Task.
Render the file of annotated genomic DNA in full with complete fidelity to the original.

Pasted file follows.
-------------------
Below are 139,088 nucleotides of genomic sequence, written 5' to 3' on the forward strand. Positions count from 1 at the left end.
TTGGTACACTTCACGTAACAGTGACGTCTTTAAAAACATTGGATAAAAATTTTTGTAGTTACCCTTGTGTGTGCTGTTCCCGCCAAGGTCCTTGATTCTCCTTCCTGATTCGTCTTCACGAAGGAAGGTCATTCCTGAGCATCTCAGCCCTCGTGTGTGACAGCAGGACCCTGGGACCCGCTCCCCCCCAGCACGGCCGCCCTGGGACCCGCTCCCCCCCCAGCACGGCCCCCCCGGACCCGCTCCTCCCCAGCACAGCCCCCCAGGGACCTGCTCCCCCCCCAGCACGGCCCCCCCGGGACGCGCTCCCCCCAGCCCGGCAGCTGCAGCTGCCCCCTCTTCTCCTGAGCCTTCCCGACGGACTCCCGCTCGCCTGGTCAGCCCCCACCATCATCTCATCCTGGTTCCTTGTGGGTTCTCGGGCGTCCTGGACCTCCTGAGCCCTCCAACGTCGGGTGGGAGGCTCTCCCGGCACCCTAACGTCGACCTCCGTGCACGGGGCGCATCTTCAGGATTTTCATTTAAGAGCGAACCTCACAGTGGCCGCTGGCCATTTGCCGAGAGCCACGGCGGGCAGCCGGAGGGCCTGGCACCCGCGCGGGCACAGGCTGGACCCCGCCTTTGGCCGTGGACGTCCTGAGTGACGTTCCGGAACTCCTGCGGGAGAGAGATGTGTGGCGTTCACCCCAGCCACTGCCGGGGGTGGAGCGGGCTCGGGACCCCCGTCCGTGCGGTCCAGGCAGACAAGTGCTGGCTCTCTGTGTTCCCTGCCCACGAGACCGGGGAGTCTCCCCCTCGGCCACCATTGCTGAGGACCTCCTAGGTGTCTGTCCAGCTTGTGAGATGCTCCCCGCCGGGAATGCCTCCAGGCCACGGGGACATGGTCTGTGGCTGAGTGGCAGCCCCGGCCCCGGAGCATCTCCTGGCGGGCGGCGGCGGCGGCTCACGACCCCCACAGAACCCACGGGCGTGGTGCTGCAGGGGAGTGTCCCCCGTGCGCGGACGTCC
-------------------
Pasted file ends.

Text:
Below are 139,088 nucleotides of genomic sequence, written 5' to 3' on the forward strand. Positions count from 1 at the left end.
TTGGTACACTTCACGTAACAGTGACGTCTTTAAAAACATTGGATAAAAATTTTTGTAGTTACCCTTGTGTGTGCTGTTCCCGCCAAGGTCCTTGATTCTCCTTCCTGATTCGTCTTCACGAAGGAAGGTCATTCCTGAGCATCTCAGCCCTCGTGTGTGACAGCAGGACCCTGGGACCCGCTCCCCCCCAGCACGGCCGCCCTGGGACCCGCTCCCCCCCCAGCACGGCCCCCCCGGACCCGCTCCTCCCCAGCACAGCCCCCCAGGGACCTGCTCCCCCCCCAGCACGGCCCCCCCGGGACGCGCTCCCCCCAGCCCGGCAGCTGCAGCTGCCCCCTCTTCTCCTGAGCCTTCCCGACGGACTCCCGCTCGCCTGGTCAGCCCCCACCATCATCTCATCCTGGTTCCTTGTGGGTTCTCGGGCGTCCTGGACCTCCTGAGCCCTCCAACGTCGGGTGGGAGGCTCTCCCGGCACCCTAACGTCGACCTCCGTGCACGGGGCGCATCTTCAGGATTTTCATTTAAGAGCGAACCTCACAGTGGCCGCTGGCCATTTGCCGAGAGCCACGGCGGGCAGCCGGAGGGCCTGGCACCCGCGCGGGCACAGGCTGGACCCCGCCTTTGGCCGTGGACGTCCTGAGTGACGTTCCGGAACTCCTGCGGGAGAGAGATGTGTGGCGTTCACCCCAGCCACTGCCGGGGGTGGAGCGGGCTCGGGACCCCCGTCCGTGCGGTCCAGGCAGACAAGTGCTGGCTCTCTGTGTTCCCTGCCCACGAGACCGGGGAGTCTCCCCCTCGGCCACCATTGCTGAGGACCTCCTAGGTGTCTGTCCAGCTTGTGAGATGCTCCCCGCCGGGAATGCCTCCAGGCCACGGGGACATGGTCTGTGGCTGAGTGGCAGCCCCGGCCCCGGAGCATCTCCTGGCGGGCGGCGGCGGCGGCTCACGACCCCCACAGAACCCACGGGCGTGGTGCTGCAGGGGAGTGTCCCCCGTGCGCGGACGTCC